Method Of Applying Acoustic Energy Effective To Alter Transport Or Cell Viability
Prausnitz, Mark R.
Lewis, Thomas N.
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A method for reversibly, or irreversibly, altering the permeability of cells, tissues or other biological barriers, to molecules to be transported into or through these materials, through the application of acoustic energy, is enhanced by applying the ultrasound in combination with devices for monitoring and/or implementing feedback controls. The acoustic energy is applied directly or indirectly to the cells or tissue whose permeability is to be altered, at a frequency and intensity appropriate to alter the permeability to achieve the desired effect, such as the transport of endogenous or exogenous molecules and/or fluid, for drug delivery, measurement of analyte, removal of fluid, alteration of cell or tissue viability or alteration of structure of materials such as kidney or gall bladder stones. In the preferred embodiment, the method includes measuring the strength of the acoustic field applied to the cell or tissue at the applied frequency or other frequencies, and using the acoustic measurement to modify continued or subsequent application of acoustic energy to the cell or tissue. In another preferred embodiment, the method further includes simultaneously, previously, or subsequently exposing the cell or tissue to the chemical or biological agent to be transported into or across the cell or tissue. In another preferred application, the method includes removing biological fluid or molecules from the cells or tissue simultaneously, previously or subsequently to the application of acoustic energy and, optionally, assaying the biological fluid or molecules.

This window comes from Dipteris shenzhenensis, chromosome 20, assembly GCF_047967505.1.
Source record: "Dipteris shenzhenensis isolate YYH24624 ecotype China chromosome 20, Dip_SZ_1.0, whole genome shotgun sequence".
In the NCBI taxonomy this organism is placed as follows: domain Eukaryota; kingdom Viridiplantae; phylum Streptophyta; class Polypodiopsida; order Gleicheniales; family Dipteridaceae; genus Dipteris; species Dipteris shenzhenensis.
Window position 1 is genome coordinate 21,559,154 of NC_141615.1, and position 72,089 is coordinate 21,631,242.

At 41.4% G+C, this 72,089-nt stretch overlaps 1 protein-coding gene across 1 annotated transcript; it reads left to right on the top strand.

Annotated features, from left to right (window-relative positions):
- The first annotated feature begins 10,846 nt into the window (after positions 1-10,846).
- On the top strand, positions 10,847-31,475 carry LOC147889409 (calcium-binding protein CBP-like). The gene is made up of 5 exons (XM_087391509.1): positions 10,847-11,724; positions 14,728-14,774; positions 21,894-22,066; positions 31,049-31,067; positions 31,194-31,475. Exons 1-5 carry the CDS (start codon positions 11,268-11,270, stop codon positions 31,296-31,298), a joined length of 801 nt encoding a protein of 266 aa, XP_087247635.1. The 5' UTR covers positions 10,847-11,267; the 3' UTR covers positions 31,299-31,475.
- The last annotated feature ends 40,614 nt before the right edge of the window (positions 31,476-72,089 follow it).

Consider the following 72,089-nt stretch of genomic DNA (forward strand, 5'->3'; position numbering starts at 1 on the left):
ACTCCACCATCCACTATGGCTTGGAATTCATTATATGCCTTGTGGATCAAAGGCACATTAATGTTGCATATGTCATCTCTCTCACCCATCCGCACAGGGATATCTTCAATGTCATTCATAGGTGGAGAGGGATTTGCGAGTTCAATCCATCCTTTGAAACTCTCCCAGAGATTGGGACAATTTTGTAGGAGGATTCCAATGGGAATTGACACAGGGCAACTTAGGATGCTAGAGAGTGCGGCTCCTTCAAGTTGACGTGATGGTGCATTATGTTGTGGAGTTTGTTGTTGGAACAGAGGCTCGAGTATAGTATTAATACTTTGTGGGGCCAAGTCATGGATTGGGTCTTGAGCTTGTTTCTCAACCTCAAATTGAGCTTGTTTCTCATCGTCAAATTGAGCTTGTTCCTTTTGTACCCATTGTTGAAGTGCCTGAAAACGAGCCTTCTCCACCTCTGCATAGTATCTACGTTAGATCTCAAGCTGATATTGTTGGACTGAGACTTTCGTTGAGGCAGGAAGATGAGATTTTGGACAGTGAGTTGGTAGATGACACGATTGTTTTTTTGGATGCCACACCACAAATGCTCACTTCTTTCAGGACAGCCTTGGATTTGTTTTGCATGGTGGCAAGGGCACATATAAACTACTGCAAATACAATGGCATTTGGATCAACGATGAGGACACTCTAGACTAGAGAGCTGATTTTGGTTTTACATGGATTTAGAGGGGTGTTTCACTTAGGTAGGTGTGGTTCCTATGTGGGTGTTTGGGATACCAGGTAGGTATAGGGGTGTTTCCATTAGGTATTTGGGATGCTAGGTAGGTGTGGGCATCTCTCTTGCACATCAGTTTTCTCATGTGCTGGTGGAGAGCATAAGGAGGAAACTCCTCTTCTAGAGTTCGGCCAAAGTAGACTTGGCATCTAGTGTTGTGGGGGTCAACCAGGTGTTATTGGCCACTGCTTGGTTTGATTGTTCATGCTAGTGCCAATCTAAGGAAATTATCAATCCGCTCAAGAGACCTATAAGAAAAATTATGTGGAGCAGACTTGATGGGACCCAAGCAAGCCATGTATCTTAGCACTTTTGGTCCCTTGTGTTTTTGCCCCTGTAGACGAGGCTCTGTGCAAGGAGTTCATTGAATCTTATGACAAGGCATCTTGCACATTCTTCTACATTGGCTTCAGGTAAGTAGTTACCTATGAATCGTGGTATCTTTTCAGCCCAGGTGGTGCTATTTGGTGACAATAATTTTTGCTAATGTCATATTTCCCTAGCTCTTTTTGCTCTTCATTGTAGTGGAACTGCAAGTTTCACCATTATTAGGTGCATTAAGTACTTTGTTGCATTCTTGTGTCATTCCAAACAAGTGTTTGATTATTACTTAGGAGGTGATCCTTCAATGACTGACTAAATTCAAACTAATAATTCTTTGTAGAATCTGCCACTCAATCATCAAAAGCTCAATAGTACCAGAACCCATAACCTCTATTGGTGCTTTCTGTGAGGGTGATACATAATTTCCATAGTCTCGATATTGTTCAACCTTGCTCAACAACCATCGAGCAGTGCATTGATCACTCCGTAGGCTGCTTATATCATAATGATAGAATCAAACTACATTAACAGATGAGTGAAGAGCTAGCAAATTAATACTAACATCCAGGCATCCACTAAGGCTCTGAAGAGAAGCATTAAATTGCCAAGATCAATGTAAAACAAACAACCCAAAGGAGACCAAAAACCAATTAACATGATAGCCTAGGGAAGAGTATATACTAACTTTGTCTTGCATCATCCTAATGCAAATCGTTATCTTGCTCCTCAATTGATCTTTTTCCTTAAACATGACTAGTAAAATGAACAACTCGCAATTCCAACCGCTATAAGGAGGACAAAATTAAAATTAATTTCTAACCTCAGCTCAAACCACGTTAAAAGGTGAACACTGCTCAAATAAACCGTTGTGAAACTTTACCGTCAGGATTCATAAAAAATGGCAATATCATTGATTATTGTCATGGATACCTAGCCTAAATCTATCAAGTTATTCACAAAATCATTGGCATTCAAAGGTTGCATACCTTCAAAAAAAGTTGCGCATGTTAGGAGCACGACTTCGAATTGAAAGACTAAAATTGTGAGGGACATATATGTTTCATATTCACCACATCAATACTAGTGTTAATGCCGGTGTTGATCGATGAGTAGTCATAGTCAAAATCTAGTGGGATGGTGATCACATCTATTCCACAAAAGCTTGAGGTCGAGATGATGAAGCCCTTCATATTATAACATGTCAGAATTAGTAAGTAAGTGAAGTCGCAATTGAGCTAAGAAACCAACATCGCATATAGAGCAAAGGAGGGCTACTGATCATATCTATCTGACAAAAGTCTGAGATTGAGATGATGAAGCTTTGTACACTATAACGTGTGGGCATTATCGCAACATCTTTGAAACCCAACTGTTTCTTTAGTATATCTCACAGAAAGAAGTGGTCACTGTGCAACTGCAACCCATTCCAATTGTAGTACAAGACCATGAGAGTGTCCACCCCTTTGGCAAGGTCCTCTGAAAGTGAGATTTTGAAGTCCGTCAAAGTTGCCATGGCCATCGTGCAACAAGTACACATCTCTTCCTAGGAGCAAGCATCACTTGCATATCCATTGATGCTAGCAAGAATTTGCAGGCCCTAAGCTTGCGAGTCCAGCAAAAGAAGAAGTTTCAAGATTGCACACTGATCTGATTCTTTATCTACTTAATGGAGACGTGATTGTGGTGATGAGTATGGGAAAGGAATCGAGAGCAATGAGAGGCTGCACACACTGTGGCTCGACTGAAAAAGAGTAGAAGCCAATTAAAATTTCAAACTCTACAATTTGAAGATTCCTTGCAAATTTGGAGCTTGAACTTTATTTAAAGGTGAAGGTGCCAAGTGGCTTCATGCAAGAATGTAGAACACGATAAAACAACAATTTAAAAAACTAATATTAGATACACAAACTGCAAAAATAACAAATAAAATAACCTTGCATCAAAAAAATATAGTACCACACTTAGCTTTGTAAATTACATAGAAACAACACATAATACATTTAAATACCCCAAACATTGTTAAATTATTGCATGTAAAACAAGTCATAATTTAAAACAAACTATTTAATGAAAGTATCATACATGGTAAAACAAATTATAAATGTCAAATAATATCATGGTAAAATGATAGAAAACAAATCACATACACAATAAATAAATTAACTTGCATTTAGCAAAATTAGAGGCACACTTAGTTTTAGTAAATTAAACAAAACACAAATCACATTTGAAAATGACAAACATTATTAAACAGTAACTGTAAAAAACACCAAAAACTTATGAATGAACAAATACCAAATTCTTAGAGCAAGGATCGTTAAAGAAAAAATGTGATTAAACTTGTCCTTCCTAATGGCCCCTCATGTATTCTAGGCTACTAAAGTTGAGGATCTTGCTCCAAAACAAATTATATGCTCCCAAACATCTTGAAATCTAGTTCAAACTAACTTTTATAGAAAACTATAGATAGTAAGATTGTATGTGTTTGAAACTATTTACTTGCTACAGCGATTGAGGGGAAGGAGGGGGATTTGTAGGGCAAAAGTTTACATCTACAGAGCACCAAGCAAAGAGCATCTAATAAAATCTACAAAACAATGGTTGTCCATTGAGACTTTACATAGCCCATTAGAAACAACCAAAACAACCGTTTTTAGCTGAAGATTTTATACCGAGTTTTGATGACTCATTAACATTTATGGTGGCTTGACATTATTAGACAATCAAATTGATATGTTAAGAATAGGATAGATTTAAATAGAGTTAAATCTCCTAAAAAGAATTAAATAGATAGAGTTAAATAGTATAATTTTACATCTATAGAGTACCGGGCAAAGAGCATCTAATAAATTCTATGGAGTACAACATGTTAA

- Georgia Tech Patents